The current presidential race was transformed by video early on. Remember the ominous Hillary Clinton 1984 attack video that went viral after appearing first on YouTube? So, expectations for video firepower were already high yesterday when the Des Moines Register co-sponsored the first of its presidential debates before next month's make-or-break Iowa caucuses. (The Democrats go at each other at the Register’s second debate at 1 p.m. central time today.)
I was impressed this morning when I reviewed the technical aspects of the Register' s coverage. To be sure, it had a professional partner in Iowa Public Television (IPTV). That brought expertise the Register likely didn't have entirely on its own.
In a nutshell, here's what the Register offered today beyond print: Lots of easily accessible video and useful background documents on the issues being debated. The paper didn't just post one long video viewers would have to fast-forward to get to issues of interest. Instead, the Register and IPTV sliced and diced the video into 28 separate segments, organized by issue. Then they published all 28 on the Register's website and IPTV's YouTube page -- all in time for this morning's paper!
So, for example, former Massachusetts Gov. Mitt Romney (left) was asked by Register editor and debate moderator Carolyn Washburn about the economic impact of global warming. The paper provides both his taped response and a link beside it, taking readers to a Register issues database, where they can compare candidates.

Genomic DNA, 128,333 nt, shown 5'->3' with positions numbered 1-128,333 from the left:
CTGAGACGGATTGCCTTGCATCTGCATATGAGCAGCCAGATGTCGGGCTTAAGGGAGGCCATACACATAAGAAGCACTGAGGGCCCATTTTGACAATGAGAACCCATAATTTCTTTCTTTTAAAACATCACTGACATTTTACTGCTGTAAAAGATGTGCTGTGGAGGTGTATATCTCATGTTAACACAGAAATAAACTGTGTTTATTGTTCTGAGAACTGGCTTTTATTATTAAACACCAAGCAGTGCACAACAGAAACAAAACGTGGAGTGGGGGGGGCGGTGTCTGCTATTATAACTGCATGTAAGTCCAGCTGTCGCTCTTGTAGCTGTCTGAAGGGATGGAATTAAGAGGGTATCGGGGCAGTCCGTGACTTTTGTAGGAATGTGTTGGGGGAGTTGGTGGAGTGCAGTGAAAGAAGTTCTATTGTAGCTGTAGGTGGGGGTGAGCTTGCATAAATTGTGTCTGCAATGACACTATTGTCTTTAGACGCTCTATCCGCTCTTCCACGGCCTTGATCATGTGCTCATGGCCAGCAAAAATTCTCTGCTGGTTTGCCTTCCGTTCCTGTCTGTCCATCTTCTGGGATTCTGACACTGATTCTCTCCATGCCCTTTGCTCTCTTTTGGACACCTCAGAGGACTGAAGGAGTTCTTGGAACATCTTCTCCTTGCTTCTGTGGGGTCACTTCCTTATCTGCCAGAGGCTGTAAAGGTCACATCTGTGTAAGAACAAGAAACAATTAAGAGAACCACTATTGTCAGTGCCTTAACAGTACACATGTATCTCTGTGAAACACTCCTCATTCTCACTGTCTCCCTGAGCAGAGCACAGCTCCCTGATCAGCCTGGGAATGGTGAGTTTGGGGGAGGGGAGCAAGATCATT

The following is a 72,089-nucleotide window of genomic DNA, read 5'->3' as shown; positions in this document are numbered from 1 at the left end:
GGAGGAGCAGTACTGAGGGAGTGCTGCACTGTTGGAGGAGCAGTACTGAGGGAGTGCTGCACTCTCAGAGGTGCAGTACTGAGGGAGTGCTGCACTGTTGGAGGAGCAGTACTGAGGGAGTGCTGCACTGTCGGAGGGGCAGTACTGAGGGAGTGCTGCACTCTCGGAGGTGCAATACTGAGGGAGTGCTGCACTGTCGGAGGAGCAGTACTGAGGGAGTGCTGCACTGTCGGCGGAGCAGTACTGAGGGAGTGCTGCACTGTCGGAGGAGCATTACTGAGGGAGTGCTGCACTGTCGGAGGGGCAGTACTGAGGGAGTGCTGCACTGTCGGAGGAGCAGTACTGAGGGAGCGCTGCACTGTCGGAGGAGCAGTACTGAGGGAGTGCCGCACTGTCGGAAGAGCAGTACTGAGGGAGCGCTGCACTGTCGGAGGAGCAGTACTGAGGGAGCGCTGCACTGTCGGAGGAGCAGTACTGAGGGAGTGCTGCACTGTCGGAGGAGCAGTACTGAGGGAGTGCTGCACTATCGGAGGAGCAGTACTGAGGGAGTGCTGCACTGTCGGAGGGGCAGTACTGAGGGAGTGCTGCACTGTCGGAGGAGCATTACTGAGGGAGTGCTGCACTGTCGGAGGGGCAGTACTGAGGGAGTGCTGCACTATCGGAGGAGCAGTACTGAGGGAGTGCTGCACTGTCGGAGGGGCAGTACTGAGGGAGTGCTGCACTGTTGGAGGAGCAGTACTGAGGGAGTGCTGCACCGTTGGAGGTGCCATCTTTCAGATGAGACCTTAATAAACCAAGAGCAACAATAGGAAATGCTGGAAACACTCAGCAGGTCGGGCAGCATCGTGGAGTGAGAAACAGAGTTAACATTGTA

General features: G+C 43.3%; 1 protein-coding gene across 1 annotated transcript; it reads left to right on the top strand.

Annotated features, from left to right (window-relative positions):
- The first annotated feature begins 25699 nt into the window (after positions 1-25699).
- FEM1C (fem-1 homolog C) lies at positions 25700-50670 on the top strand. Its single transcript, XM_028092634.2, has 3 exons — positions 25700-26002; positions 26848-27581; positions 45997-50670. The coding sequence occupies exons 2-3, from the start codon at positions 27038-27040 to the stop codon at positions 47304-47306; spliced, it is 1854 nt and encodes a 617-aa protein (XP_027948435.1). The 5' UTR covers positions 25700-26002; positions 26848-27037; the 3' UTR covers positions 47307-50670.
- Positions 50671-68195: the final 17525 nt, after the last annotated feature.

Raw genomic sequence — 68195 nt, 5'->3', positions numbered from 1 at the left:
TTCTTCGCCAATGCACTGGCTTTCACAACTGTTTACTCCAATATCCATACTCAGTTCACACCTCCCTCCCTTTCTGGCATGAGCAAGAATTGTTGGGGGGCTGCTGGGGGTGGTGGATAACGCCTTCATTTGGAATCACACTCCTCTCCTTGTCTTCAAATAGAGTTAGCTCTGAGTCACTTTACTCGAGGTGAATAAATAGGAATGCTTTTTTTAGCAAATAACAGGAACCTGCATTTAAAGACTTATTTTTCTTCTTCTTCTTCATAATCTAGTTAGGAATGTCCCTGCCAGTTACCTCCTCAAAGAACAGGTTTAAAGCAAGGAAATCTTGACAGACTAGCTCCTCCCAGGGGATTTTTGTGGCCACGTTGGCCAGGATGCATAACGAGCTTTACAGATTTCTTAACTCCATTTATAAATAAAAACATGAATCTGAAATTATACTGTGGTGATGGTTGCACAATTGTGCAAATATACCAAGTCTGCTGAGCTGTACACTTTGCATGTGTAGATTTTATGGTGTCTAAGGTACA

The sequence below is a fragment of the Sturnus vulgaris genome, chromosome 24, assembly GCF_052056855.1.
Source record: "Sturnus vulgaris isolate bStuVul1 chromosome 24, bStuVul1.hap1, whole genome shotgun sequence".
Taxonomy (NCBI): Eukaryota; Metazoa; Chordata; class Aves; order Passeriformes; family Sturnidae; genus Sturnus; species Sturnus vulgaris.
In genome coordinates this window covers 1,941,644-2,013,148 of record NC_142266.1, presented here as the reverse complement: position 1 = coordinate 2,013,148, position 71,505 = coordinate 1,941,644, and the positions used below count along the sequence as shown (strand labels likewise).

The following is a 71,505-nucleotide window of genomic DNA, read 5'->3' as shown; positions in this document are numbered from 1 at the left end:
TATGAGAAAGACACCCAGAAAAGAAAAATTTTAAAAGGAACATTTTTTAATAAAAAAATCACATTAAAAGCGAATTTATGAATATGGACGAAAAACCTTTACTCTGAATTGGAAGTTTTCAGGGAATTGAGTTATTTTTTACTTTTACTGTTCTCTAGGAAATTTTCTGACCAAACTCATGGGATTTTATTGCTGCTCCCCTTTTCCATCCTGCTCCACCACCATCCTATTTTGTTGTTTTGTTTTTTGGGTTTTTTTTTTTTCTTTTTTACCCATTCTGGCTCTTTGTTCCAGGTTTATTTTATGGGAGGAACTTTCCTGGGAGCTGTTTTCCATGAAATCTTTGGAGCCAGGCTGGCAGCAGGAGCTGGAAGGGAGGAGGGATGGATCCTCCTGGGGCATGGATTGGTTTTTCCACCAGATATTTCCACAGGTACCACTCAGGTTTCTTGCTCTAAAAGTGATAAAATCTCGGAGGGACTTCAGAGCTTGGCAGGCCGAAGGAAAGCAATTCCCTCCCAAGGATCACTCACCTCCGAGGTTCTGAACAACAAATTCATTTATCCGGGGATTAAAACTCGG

The organization is reader-friendly because it lets voters more easily "shop'' the website for issues, and the candidates' responses. That's simply good First Amendment journalism. Of course, the competition isn't far behind: The New York Times offered an impressive video presentation of its own this morning.
Reviews of the debate were mixed. The Washington Post called it "lackluster.'' But The Politico, a new Web entry in political coverage, was impressed. "Carolyn Washburn, editor of the Des Moines Register, asked all the questions and did so in a manner that suggests she believes a presidential debate should be more about information than entertainment,'' Roger Simon says. "That is a staggering concept and one that some reporters may not have liked -- there were few of the fireworks that fuel juicy story lines -- but I have a feeling serious voters, which the Iowans who vote on caucus night are, got a lot out of it."
Here's Washburn in her introductory remarks; as you can see, because the Register provided the embeddable code for its videos, I'm able to past them on this blog -- extending the paper's coverage (and its brand) well beyond Iowa.
[Images: this morning's Register front page, Newseum; Romney by Eric Thayer, AFP]